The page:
Take the 2-minute tour ×
Stack Overflow is a question and answer site for professional and enthusiast programmers. It's 100% free.

I type in git checkout origin/master at the command line and at first am giving the following prompt:

Deletion of directory 'dirname1/dirname2' failed. Should I try again? (y/n)

It fails pretty much every time I try so I wind up hitting n. Then I get this:

You are in 'detached HEAD' state. You can look around, make experimental
changes and commit them, and you can discard any commits you make in this
state without impacting any branches by performing another checkout.

If you want to create a new branch to retain commits you create, you may
do so (now or later) by using -b with the checkout command again. Example:

  git checkout -b new_branch_name

HEAD is now at c2850cd... - change description

I do git branch after that and here's what I see:

* (no branch)

Why is it doing that? How do I make a commit to origin/master in light of this?

share|improve this question
You cannot normally make a commit directly to origin/master. You can only create a branch on top of it and push to it. –  knittl Aug 20 '12 at 19:26
What if I want to merge a branch into origin/master and need to resolve a conflict? In any event, I've committed directly to trunk before - I just don't understand why I'm unable to do so now? –  neubert Aug 20 '12 at 19:42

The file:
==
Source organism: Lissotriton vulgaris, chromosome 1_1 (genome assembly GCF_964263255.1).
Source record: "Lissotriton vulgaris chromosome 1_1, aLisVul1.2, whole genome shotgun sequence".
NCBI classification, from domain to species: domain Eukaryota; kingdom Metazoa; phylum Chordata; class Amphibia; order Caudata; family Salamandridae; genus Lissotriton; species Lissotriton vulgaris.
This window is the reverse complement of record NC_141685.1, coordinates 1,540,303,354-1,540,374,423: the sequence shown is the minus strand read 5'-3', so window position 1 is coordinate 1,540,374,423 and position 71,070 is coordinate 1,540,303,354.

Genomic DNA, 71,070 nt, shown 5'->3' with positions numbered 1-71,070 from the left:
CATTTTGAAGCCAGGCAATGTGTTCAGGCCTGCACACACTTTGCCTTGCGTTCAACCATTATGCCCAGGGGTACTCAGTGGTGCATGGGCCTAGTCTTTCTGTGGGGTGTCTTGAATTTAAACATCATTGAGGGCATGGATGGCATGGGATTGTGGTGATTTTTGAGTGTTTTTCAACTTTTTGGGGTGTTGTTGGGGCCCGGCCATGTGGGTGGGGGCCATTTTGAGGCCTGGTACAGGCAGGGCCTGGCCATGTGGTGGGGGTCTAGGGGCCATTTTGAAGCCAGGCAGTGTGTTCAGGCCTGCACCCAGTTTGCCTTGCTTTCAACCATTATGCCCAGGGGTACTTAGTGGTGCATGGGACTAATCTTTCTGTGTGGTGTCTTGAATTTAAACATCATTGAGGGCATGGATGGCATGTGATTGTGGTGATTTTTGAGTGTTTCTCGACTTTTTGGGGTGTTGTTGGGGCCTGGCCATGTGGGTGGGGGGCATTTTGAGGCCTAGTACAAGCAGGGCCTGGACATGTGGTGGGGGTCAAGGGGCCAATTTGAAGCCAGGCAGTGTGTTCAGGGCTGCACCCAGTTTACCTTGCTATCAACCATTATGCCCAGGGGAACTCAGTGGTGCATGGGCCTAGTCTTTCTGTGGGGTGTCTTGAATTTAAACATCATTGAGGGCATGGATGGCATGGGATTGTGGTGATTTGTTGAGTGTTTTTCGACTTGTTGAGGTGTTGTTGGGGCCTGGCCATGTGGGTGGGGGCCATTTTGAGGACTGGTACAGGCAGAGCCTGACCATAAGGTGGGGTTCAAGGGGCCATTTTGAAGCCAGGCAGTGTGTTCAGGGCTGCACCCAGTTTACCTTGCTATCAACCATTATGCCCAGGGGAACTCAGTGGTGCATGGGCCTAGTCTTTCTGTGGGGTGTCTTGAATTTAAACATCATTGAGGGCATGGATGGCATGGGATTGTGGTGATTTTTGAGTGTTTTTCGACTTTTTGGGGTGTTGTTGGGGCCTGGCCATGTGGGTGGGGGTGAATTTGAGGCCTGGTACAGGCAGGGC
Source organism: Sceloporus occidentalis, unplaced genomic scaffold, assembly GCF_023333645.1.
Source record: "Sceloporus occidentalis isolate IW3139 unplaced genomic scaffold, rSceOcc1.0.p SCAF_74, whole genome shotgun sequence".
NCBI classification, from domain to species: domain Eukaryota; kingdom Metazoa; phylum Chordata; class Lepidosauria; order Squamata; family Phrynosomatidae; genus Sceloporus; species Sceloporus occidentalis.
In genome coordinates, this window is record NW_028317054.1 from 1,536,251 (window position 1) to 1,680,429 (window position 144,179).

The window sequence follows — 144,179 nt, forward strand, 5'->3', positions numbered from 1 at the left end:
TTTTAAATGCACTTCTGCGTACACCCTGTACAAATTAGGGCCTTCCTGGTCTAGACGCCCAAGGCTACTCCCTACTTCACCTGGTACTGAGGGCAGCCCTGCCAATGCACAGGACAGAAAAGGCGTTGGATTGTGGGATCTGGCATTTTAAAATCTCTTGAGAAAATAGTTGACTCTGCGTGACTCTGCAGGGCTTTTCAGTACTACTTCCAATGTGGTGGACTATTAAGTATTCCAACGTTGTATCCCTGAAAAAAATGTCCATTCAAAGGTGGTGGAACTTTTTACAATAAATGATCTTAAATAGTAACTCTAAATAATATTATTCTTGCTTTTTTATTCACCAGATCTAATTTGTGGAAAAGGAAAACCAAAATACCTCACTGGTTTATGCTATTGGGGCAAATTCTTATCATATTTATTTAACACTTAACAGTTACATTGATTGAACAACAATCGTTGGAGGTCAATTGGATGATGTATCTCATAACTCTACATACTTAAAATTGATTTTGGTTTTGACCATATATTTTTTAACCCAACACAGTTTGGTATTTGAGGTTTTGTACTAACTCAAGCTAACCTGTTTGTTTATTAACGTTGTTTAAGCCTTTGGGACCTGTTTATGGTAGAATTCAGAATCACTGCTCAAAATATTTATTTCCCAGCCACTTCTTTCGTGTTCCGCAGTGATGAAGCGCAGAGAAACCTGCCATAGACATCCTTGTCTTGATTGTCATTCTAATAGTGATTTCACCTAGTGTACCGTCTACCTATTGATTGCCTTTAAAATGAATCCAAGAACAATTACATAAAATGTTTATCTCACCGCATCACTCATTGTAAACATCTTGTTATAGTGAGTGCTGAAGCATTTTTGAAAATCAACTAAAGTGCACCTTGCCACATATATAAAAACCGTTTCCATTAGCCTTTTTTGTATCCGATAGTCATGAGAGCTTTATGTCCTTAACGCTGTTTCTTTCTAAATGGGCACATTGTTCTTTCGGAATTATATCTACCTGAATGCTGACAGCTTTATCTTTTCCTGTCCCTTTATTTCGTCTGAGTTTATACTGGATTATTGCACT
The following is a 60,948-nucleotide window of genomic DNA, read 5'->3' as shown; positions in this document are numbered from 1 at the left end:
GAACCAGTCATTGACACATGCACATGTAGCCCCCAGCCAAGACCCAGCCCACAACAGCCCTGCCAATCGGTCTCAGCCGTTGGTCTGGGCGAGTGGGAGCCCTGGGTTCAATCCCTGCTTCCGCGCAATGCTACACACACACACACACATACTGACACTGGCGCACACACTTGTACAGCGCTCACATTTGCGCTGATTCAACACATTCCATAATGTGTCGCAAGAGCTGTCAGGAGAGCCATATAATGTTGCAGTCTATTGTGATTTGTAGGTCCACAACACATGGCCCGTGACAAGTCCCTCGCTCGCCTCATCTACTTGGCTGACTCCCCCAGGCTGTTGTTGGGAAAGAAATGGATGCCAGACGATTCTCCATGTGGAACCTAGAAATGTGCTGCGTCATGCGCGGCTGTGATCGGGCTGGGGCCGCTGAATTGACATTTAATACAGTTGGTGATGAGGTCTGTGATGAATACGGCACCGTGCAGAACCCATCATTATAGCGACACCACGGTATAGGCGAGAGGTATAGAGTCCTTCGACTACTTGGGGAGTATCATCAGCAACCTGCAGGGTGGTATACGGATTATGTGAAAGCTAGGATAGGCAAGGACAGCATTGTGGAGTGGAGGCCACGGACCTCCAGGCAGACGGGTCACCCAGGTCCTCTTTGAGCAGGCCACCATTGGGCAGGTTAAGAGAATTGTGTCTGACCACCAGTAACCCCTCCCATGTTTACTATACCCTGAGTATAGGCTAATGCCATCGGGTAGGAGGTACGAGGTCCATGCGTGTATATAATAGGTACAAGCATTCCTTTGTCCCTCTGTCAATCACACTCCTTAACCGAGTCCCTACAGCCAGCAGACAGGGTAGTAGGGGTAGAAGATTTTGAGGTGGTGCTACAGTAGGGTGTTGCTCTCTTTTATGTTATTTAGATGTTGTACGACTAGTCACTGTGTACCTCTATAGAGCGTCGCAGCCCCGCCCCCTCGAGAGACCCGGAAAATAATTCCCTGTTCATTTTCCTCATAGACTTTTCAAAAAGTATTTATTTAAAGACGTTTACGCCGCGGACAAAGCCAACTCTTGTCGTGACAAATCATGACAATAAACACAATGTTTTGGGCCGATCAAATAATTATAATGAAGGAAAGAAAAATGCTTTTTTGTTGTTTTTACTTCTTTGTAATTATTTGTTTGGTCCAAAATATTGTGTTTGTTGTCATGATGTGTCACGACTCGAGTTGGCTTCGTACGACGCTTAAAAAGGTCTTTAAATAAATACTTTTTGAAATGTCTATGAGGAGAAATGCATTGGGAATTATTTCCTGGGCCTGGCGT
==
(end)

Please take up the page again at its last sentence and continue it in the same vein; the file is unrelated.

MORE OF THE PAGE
You merge your local branch (usually master) and then push to origin master. And you should try to manually remove the directory in question and then try again to checkout the branch –  knittl Aug 20 '12 at 20:14
You have some large misunderstandings of how git works and what origin/master is. You should be working on master, not origin/master. –  wadesworld Aug 20 '12 at 21:10

1 Answer 1

I'm taking a guess - it looks like there is a directory in your working copy that does not exist in origin/master. Normally git would just remove that directory when you change branches. But in this case it cannot for some reason. There may be a permissions problem: the directory might be owned by a different user, or might be read-only.

Try deleting the directory that git complains about. You might need to change its permissions or to use sudo. Then you can use the command git checkout . to put it back - hopefully with correct permissions this time. If I'm right, switching branches should work after that.

share|improve this answer

Your Answer


By posting your answer, you agree to the privacy policy and terms of service.

Not the answer you're looking for? Browse other questions tagged or ask your own question.